JK  We have made major reductions in the chemotherapy, so our current trials include a fairly low dose. We use a standard fludarabine-cyclophosphamide regimen containing fludarabine 30 mg/m2 and cyclophosphamide 300 mg/m2, concurrently and for 3 days. We have no plans to eliminate the chemotherapy, however, because chemotherapy dramatically enhances the activity of T cells in the patients. This has been soundly proven in mice. When you give chemotherapy or radiation to mice before an infusion of T cells, the T cells are much more effective at eradicating the tumors, even when the chemotherapy and radiation regimens that are used do not relate to the specific type of tumor.

The reason the chemotherapy helps is that it weakens the activity of certain T cells that inhibit the body’s response to the targeted CAR T cell. Chemotherapy also causes blood cytokine levels to go up, which might help enhance the activity of CAR T cells.

H&O  What are the potential advantages and disadvantages of CAR cell engineering compared with standard treatment? 

JK  The potential advantages are the duration and stability of the responses. The fact that we have seen patients remain in remission at 31 months after treatment raises the possibility that this could be curative, although of course it is much too soon to know. Another advantage of CAR cell engineering is that cellular therapy is completely different from chemotherapy, which means that it might offer hope to patients who are refractory to chemotherapy.

The disadvantages are that this is a complicated treatment, and of course it has the toxicities that I mentioned earlier

H&O  What other important studies have looked at CAR cell engineering? 

JK  The trial that first showed in vivo activity of engineered CAR cells in humans was the study that we published in Blood in 2010. Since then, Carl June’s group at the University of Pennsylvania has shown very good results with the technique in treating adults and children with CLL and ALL. Another active group is the one at Memorial Sloan-Kettering Cancer Center led by Renier Brentjens. This group also has focused on leukemia, with great results in both CLL and ALL but particularly in ALL. There is also a group at MD Anderson Cancer Center led by Laurence Cooper that has a variety of ongoing trials. Investigators at the Fred Hutchinson Cancer Research Center in Seattle, Washington, are studying anti-CD19 CAR T-cell therapies. A group at Baylor College of Medicine that is led by Malcolm Brenner also has published important papers on CAR T-cell engineering using both allogeneic and autologous T cells.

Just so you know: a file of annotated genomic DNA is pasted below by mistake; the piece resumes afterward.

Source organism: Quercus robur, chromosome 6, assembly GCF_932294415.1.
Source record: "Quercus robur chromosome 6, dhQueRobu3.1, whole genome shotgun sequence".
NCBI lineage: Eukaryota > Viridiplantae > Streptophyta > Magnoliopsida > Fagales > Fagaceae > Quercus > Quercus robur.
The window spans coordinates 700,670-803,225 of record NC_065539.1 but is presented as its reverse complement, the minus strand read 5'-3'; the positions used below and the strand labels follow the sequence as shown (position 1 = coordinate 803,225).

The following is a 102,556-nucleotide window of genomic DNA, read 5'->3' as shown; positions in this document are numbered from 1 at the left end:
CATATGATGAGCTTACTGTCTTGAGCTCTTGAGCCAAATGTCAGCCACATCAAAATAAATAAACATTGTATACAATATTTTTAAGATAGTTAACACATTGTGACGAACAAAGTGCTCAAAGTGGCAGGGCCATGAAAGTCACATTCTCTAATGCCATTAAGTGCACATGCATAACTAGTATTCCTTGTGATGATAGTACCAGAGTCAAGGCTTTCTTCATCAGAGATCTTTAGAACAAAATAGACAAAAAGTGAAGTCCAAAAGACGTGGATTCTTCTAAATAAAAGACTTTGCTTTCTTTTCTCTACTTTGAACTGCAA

H&O  When is the earliest that CAR cell engineering of T cells might come into routine use? 

JK  It is hard to say, but there is a huge amount of commercial interest in this technology. Our autologous study is sponsored by Kite Pharma, the group at the University of Pennsylvania is sponsored by Novartis, and the group at the Fred Hutchinson Cancer Research Center is sponsored by Juno Therapeutics. We are definitely going to see large, industry-sponsored trials opening up within the next couple of years.

H&O  What other approaches to T-cell engineering have been attempted or are being attempted? 

JK  One of the trials I am planning to begin this summer is for the use of CAR T-cell engineering in multiple myeloma. Steven Rosenberg, who is someone I collaborate closely with, has a wide variety of protocols for melanoma and other solid tumors. Although CD19 is the most active target right now, at least 1 trial of pediatric malignancies is targeting CD22, which is another promising target.

Suggested Readings 

Brentjens RJ, Davila ML, Riviere I, et al. CD19-targeted T cells rapidly induce molecular remissions in adults with chemotherapy-refractory acute lymphoblastic leukemia. Sci Transl Med. 2013;5(177):177ra38.

Grupp SA, Kalos M, Barrett D, et al. Chimeric antigen receptor-modified T cells for acute lymphoid leukemia. N Engl J Med. 2013;368(16):1509-1518.

Kochenderfer JN, Dudley ME, Carpenter RO, et al. Donor-derived CD19- targeted T cells cause regression of malignancy persisting after allogeneic hematopoietic stem cell transplantation. Blood. 2013;122(25):4129-4139.

Kochenderfer JN, Dudley ME, Feldman SA, et al. B-cell depletion and remissions of malignancy along with cytokine-associated toxicity in a clinical trial of anti-CD19 chimeric-antigen-receptor-transduced T cells. Blood. 2012;119(12):2709-2720.

Kochenderfer JN, Dudley ME, Kassim SH, et al. Effective treatment of chemotherapy-refractory diffuse large B-cell lymphoma with autologous T cells genetically-engineered to express an anti-CD19 chimeric antigen receptor [ASH abstract 168]. Blood. 2013;122(21)(suppl).

Kochenderfer JN, Rosenberg SA. Treating B-cell cancer with T cells expressing anti-CD19 chimeric antigen receptors. Nat Rev Clin Oncol. 2013;10(5):267-276.

Kochenderfer JN, Wilson WH, Janik JE, et al. Eradication of B-lineage cells and regression of lymphoma in a patient treated with autologous T cells genetically engineered to recognize CD19. Blood. 2010;116(20):4099-4102.

Porter DL, Levine BL, Kalos M, Bagg A, June CH. Chimeric antigen receptor-modified T cells in chronic lymphoid leukemia. N Engl J Med. 2011;365(8):725-733.


John D. Hainsworth, MD, has modified the commentary he wrote for the December 2013 issue of Clinical Advances in Hematology & Oncology, “Evolving understanding and management of poorly differentiated neuroendocrine tumors.” This commentary appeared with “Metastatic pancreatic poorly differentiated neuroendocrine carcinoma: current treatment considerations” by Steven Sorscher, MD. The final paragraph of the commentary now reads as follows:

No substantial improvements in the therapy of small cell lung cancer or other PDNETs have occurred in over 20 years. To improve the therapy of these neoplasms, critical “driver” molecular abnormalities must be identified and exploited. A number of candidates are currently in early clinical testing. Owing to the similar spectrum of molecular abnormalities, it is likely that new targeted drugs that are highly effective against small cell lung cancer will also have activity in the treatment of other PDNETs.

Readers are advised to download the corrected online version at